For those of you who have not tried a fat bike this winter, there is still time left. Michelle Hoffer has fallen in love with this new way of biking during the winter and shares some advice below.
If you are looking for a great way to stay in shape in the winter and have a ridiculous amount of fun, jump on a fat bike. I long for those balmy winter days (which are few and far between in the Front Range) when you can jump on your bike for quick ride in 60 degree weather. Finding dry trails to mountain bike is almost impossible until the snow starts to stay away for more than a few weeks and motivating myself to ride my trainer in the winter is like signing myself up for a root canal. What is a girl who loves bikes to do? Get a Fat bike?
The training potential during the winter is amazing. I accidently fell in love with fat biking last year while in McCall Idaho on a family ski trip. Looking for something different to do during the week, I stepped into a local bike shop where they were renting some fat bikes and off we went exploring snow packed trails on our bikes. I have never laughed so hard riding a bike and the fun factor is out of this world.
Fast forward 1 year and 2 fat bikes later, I have fallen in love with this sport. This year I purchased Helga, Specialized women’s specific fat bike, and she is a beauty. Deciding to train and head to the first ever Fat Bike World Championships in Crested Butte, I explored as many trails around the Front Range and Winter Park that I could. It can be tricky choosing a trail due to the potential melt, ice and mud conditions that can quickly develop, so choose trails wisely.
What to wear? It’s entirely up to you and it takes a few times to figure it out. I started out using my winter boots with flat peddles (sometimes in gaiters depending on the conditions and where I was going). I still use big boots on powder days when I know I will be hiking in the snow. I have transitioned to clips during races (where the trail is well groomed or packed) wearing big winter booties over my cycling shoes (thanks to Jim at Turin for recommending the warmest ones he had) and adding foot warmers as needed. Good gloves are essential and getting bar mitts to keep hands protected from the wind and snow have been amazing helpful to staying warm. Layering is essential since you will get hot going up and get cold coming down. I have ridden in temperatures as low as 14 degrees and I was warm enough when riding but if you stop or start descending you get cold quick. Your water freezes at those temps (I learned that the hard way at the last Winter Park race) so insulated bottles with hot water is a must when it’s below 25 degrees. After racing at Fat Bike Worlds and seeing the costumes, outfits, kits, and pink onesies, you can almost wear anything that suits your fancy and personality for the day. The great thing about fat biking is the relaxed, happy faced, no nonsense attitude on all riders you meet. You are just out having fun!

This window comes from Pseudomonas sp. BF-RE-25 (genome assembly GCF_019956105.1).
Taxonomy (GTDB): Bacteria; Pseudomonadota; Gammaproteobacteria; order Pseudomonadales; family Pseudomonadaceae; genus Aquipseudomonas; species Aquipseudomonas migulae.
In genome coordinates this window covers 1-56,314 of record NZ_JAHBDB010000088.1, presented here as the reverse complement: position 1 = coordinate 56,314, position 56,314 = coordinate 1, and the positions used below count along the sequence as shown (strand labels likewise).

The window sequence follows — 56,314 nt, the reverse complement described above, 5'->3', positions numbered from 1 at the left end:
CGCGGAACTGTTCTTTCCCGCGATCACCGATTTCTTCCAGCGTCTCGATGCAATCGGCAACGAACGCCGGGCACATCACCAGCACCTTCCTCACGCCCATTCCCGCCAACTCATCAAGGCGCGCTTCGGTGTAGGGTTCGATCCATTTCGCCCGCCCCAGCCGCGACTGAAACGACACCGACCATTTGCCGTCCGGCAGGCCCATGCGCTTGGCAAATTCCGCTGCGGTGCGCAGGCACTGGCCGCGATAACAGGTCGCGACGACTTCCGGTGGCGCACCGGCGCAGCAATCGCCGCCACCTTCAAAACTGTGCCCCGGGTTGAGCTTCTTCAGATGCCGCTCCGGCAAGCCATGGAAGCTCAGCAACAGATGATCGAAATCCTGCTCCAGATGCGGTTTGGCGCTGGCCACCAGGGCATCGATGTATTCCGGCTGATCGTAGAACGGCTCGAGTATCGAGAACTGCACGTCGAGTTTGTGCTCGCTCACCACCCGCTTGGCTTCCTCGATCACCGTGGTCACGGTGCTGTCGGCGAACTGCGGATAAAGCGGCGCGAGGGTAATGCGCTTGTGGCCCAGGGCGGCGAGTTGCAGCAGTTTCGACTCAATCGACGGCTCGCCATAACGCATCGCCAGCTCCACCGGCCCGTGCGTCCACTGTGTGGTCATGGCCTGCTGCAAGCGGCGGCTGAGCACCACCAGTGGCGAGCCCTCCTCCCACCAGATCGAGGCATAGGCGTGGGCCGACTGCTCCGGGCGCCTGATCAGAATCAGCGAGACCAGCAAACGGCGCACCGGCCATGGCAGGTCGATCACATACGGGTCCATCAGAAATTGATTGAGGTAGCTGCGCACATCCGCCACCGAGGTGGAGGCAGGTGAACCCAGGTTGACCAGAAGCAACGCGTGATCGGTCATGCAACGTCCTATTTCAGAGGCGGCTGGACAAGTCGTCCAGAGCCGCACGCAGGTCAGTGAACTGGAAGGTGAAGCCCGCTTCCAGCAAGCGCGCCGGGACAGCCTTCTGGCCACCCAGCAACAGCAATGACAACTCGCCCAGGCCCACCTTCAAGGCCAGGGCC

Great rides: Green Mountain is a great beginner fat bike ride but go 2-3 days after it snows. You need some traffic to go through that area first to pack the trail or you will experience a hike a bike ride you never anticipated. Trail conditions can change quickly at Green Mountain so avoid conditions that can ruin good trails. Apex Park/Chimney Gulch is a grind but if you are looking for some hill climb training-this is the place to go. Hauling up a fat bike that weighs easily 6-10 pounds more than your mountain bike will take training to a whole new level of suffering. This is a full body workout!
My favorite rides have been in Evergreen and Winter Park. Evergreen trails stay snow packed for a long time (and stay frozen to protect the trail) so you can enjoy these trails weeks after a good snow. Elk Meadow, Bergan Peak and Alderfer/Three Sisters Park are a hoot of fun. For a beginner ride take the Meadow Trail and complete the loop, for a good climb take the additional trail to the top of Bergan Peak. At Alderfer/Three Sisters, climbing up Mount Evergreen is a great climb with a fun decent (ridden counter clockwise) that results in permanent smile for the rest of the day. The Winter Park area is becoming a very friendly place to visit on the fat bike. With the Winter Park Fat Bike series starting in its second year, you can become acquainted with many trails open to fat bikes, and get some low key, low stress race time in. Trails outside of Fraser are open to bikes as well as groomed roads for a good spin. Vasquez road, D2, D4, Chainsaw, Creekside, Flume and Zoom, and Elk Meadow are all available for whatever type of ride you are looking to attack. Devils Thumb and Snow Mountain ranch both offer rentals and groomed trails specific for the fat bikes. Daytime is not the only time to ride a fat bike either. Winter night riding offers a completely different and exciting ride experience, all you need is a good light, some warm wear and a spouse, partner, friend, or kid to ride and be crazy with you.
Ultimately be prepared to have fun, fall (and maybe disappear in the snow with your bike on top of you), laugh, sweat, hike, carry, drag, smile, giggle, and hoot out loud as you ride this winter on a fat bike.